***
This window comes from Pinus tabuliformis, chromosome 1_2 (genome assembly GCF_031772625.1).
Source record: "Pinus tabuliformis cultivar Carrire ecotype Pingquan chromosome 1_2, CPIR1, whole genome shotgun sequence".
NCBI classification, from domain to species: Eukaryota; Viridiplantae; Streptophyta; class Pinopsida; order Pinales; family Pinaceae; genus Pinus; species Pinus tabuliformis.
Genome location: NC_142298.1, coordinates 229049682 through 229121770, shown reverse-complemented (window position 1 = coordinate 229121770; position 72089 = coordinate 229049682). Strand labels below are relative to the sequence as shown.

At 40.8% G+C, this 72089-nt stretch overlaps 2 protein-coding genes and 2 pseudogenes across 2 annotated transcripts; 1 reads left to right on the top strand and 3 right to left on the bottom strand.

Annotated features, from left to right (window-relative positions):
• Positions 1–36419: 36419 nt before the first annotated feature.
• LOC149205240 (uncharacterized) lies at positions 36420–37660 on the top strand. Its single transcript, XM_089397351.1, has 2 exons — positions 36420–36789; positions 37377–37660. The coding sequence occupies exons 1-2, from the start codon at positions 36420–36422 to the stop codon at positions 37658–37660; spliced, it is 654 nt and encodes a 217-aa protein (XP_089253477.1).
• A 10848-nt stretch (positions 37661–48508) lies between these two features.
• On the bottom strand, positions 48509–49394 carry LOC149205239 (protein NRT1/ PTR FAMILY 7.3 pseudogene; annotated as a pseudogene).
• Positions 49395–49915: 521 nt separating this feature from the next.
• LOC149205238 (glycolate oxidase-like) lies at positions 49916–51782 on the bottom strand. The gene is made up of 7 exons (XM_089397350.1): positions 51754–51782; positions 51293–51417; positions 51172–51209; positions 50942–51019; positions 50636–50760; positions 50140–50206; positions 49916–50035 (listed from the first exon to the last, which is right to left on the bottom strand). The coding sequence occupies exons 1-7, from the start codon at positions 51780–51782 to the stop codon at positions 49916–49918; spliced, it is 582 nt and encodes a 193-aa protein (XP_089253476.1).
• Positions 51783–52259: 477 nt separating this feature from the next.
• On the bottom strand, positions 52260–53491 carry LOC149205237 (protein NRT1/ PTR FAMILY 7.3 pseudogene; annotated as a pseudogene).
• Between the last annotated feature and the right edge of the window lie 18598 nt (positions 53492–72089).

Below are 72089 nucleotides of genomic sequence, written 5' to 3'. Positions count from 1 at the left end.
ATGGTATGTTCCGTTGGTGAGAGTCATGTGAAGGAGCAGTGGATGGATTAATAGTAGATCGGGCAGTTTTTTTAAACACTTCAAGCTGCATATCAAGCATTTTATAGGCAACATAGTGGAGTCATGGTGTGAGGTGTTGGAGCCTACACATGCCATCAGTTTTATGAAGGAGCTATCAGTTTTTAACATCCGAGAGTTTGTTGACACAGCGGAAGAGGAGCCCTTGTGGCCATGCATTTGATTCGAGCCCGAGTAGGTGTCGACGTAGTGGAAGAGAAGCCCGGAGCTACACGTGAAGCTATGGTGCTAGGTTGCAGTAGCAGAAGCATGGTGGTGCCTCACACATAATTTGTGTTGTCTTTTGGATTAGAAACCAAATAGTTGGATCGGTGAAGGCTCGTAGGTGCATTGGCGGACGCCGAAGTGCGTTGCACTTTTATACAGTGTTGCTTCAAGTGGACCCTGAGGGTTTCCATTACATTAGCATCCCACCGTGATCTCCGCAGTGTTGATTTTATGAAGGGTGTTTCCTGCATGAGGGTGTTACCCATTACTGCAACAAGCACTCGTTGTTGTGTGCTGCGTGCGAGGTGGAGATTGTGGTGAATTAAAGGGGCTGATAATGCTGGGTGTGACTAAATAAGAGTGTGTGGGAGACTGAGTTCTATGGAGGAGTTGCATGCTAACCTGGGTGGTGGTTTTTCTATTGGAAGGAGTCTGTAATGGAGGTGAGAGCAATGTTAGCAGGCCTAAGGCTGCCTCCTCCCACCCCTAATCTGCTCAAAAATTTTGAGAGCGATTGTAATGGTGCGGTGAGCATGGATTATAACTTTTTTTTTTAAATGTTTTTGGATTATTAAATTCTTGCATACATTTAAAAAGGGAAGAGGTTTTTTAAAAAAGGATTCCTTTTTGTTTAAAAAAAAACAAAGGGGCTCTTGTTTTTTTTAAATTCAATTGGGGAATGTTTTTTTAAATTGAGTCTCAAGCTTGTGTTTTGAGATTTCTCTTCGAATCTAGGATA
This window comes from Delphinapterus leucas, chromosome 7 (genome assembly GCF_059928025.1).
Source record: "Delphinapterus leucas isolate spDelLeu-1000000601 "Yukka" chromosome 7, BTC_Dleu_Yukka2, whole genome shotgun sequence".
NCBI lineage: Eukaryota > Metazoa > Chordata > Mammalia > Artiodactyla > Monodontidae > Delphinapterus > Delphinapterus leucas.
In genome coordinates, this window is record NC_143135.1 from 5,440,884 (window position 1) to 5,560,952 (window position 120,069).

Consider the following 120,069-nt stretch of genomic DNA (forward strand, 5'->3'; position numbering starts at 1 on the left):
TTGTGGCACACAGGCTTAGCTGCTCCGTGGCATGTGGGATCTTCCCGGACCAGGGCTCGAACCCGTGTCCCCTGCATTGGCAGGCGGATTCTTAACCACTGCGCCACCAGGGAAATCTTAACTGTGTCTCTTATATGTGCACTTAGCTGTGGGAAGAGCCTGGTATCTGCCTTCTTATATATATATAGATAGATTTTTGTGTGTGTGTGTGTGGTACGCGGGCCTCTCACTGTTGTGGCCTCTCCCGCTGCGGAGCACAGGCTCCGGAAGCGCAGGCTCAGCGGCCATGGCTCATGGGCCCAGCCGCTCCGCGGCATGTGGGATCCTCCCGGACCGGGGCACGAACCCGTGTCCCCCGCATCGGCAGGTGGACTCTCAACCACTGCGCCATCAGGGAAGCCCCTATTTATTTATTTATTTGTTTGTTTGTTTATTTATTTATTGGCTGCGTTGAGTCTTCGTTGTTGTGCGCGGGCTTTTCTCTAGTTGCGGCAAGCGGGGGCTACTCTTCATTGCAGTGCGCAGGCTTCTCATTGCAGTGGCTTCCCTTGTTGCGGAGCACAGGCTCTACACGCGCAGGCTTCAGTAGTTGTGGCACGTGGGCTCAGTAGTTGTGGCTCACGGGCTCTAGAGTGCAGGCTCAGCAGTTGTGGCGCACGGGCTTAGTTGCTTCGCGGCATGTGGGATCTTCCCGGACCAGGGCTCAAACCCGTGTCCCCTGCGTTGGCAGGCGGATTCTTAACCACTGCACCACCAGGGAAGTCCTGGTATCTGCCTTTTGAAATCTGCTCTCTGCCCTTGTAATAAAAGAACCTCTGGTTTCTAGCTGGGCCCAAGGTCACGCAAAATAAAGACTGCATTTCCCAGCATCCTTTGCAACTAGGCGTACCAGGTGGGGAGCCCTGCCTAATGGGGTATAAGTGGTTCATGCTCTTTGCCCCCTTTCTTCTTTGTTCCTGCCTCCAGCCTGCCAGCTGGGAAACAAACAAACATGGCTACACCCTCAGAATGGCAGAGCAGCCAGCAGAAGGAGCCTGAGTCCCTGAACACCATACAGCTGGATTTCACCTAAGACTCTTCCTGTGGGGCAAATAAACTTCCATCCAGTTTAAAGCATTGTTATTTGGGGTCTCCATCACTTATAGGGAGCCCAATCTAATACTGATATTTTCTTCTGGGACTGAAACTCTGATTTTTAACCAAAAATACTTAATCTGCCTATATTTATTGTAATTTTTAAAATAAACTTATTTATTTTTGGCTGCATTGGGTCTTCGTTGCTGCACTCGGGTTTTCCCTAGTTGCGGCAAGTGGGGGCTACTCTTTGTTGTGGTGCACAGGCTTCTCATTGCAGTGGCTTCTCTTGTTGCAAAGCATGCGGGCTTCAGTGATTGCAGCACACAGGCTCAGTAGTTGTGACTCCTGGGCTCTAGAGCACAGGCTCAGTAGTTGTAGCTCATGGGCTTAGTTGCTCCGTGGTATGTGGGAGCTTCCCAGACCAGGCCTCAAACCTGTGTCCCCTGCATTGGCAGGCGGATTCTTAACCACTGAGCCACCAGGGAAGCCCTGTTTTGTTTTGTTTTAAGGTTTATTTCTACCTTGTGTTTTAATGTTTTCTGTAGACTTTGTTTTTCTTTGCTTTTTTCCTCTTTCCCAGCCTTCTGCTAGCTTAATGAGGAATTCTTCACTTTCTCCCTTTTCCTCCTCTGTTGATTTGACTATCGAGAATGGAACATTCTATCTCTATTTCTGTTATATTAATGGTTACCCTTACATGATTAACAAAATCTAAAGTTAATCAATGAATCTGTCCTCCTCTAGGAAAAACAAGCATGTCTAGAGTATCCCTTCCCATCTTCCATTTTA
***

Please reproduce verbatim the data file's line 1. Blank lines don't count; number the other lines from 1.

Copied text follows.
This window comes from Pinus tabuliformis, chromosome 1_2 (genome assembly GCF_031772625.1).